Can education equality solve climate change?

Kira Khangura
July 3, 2022
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The access to quality education is mentioned in article 26 of the Universal Declaration of Human Rights.

 

Yet, in 2015, the total number of children and adolescents out of school was 264 million, according to UNESCO research. In this same study, it was found that most children without education were in less developed regions including Sub-Saharan Africa, South and South-East Asia and Northern Africa.

 

This inequality is not only seen between regions of the world, but also within gender too. In Southern Asia and Sub-Saharan Africa, women aged 15 years and older are 25% less likely to be literate than males in the same age group. On a global scale, only 49% of countries have achieved gender equality in primary education.

 

But what's the big issue?

 

Education is often referred to as 'the great equaliser of the conditions of men'. By helping children receive key skills, their chances of achieving a sustainable, lifetime income are significantly increased. In many developing countries, an extra year of education can bring 10x higher wages. This benefits the individual through progressing living standards. It also benefits the national economy - investment into education creates a multiplier effect. Both of these impacts have an undeniable effect on poverty rates. UNESCO estimates that if all children in developing countries had basic reading skills, approximately 171 million people could be freed from extreme poverty.

 

It is clear to see why education is one of the UN's sustainable development goals and a key concern for nations. Yet what is more unheard of is its role in tackling climate change.

 

If investment into quality and sustainable education is granted, it leaves those in developing countries in a much more advantageous position to mitigate the effects of climate change. Higher household incomes - paired with greater economic growth - allows for more spending and research into climate change solutions.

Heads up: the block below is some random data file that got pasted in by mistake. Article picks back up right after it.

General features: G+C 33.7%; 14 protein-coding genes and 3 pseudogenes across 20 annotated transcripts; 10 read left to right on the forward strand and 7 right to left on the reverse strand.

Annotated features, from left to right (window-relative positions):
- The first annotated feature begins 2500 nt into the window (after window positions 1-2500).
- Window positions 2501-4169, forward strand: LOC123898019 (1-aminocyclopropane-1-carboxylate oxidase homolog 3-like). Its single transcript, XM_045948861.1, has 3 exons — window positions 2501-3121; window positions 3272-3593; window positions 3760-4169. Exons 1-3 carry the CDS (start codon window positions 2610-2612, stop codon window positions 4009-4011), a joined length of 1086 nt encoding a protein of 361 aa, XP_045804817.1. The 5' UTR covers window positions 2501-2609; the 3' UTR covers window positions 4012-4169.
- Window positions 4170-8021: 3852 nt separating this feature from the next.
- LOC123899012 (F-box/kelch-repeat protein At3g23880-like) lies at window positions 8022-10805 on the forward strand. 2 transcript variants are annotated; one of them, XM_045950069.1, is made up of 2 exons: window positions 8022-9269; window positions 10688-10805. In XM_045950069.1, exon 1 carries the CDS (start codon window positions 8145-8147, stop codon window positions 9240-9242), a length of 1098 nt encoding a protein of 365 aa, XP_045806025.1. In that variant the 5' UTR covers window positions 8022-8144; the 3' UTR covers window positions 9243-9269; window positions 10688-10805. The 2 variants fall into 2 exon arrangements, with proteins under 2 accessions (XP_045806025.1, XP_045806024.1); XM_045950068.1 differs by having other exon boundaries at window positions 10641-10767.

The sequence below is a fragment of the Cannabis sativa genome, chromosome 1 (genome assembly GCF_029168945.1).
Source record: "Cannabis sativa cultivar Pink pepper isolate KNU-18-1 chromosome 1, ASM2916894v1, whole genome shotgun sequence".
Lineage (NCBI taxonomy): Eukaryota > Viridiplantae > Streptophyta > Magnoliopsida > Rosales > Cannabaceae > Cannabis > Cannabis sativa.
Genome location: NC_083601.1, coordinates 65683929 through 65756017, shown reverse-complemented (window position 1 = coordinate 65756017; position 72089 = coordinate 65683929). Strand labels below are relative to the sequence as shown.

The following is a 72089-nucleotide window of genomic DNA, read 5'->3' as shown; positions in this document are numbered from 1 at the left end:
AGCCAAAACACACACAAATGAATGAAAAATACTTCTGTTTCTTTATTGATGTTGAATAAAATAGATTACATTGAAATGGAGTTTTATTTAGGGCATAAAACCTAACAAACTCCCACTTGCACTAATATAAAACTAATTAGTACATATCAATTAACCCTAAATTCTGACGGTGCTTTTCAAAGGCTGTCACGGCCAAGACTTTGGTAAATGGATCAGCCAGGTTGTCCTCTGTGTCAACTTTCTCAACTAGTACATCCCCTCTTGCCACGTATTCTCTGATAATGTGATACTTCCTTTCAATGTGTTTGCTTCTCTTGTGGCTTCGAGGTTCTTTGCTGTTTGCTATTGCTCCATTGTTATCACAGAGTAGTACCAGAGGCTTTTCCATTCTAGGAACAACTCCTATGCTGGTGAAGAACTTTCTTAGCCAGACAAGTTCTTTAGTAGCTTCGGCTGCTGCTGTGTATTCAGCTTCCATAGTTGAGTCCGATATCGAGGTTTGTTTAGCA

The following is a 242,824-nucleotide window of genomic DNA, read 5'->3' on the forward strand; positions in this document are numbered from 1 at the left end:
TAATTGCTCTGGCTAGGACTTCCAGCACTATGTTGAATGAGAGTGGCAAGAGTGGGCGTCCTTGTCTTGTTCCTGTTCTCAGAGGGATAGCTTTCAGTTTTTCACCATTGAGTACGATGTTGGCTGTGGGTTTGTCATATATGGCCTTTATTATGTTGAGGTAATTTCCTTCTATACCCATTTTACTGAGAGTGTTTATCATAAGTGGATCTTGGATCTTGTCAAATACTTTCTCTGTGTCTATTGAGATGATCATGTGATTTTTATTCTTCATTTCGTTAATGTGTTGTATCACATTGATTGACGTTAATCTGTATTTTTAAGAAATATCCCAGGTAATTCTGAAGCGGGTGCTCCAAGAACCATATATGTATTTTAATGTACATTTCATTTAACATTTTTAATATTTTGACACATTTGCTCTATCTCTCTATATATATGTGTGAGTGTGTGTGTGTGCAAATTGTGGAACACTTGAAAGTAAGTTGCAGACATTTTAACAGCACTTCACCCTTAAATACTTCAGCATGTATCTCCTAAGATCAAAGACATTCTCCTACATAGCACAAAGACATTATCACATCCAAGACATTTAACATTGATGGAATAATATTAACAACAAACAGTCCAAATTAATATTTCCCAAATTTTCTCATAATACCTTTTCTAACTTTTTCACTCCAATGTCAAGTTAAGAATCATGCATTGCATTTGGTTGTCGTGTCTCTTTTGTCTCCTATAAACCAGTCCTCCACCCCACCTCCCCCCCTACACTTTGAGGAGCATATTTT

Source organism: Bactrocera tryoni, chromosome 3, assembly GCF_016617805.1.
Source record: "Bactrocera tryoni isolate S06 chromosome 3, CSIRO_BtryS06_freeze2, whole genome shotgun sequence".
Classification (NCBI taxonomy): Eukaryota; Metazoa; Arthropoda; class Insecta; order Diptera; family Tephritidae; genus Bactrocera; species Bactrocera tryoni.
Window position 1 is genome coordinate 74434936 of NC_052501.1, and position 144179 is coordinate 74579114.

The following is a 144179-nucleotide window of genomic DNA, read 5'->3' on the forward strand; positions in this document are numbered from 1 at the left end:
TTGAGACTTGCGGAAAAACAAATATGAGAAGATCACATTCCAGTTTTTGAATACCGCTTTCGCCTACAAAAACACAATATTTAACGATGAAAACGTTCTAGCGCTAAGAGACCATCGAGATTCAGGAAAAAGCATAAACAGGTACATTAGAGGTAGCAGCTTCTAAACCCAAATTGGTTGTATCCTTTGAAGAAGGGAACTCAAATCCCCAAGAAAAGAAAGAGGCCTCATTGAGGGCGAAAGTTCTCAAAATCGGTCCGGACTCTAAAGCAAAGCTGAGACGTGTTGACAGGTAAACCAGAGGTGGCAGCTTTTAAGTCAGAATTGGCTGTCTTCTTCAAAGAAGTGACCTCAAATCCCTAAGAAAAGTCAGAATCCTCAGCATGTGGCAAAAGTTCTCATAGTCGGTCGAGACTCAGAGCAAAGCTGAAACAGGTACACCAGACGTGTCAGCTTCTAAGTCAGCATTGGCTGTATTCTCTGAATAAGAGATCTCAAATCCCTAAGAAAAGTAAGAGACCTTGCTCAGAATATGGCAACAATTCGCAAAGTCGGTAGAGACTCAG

The United Nations Girls' Education Initiative (UNGEI) states that for every additional year of secondary education a girl receives she will improve her country's resilience to climate disasters by 3.2 points.

 

Although it is not a guarantee, education and its effect on poverty rates have the capacity to effect how the world faces climate change, or at least certainly make a start.

 

Coming back to gender quality, the education of girls has a profound effect on reducing infant mortality rates and allowing women to have children later in life and more safely. Its effect on population growth will help dampen the climate problem. Project Drawdown, an organisation tackling climate change, estimates that the education of girls and the subsequent decreasing of family sizes could lead to a reduction in greenhouse gas emissions equivalent to almost 60 gigatons by 2050.

 

So how will we fix this?

 

The UN estimates that just an extra 39 billion dollars could ensure universal education in low-income countries. To put this into perspective, the US spent 752 billion dollars on public education in 2019. Luckily, large-scale initiatives are already taking place. Save the Children is working in Rwanda to increase the number of quality children's books as well as starting reading clubs. Utilising modern technology, UNICEF created the 'learning passport': an online platform that delivers flexible and enriching learning for children around the world.

 

These projects are vital in improving the quality of life for disadvantaged communities. The reduce in poverty rates will become increasingly crucial as the world feels the effects of climate change.These education strategies mean that climate response can have a comprehensive approach and will be genuinely beneficial to all.

 

If you want to find out more about organisations that support global education, click here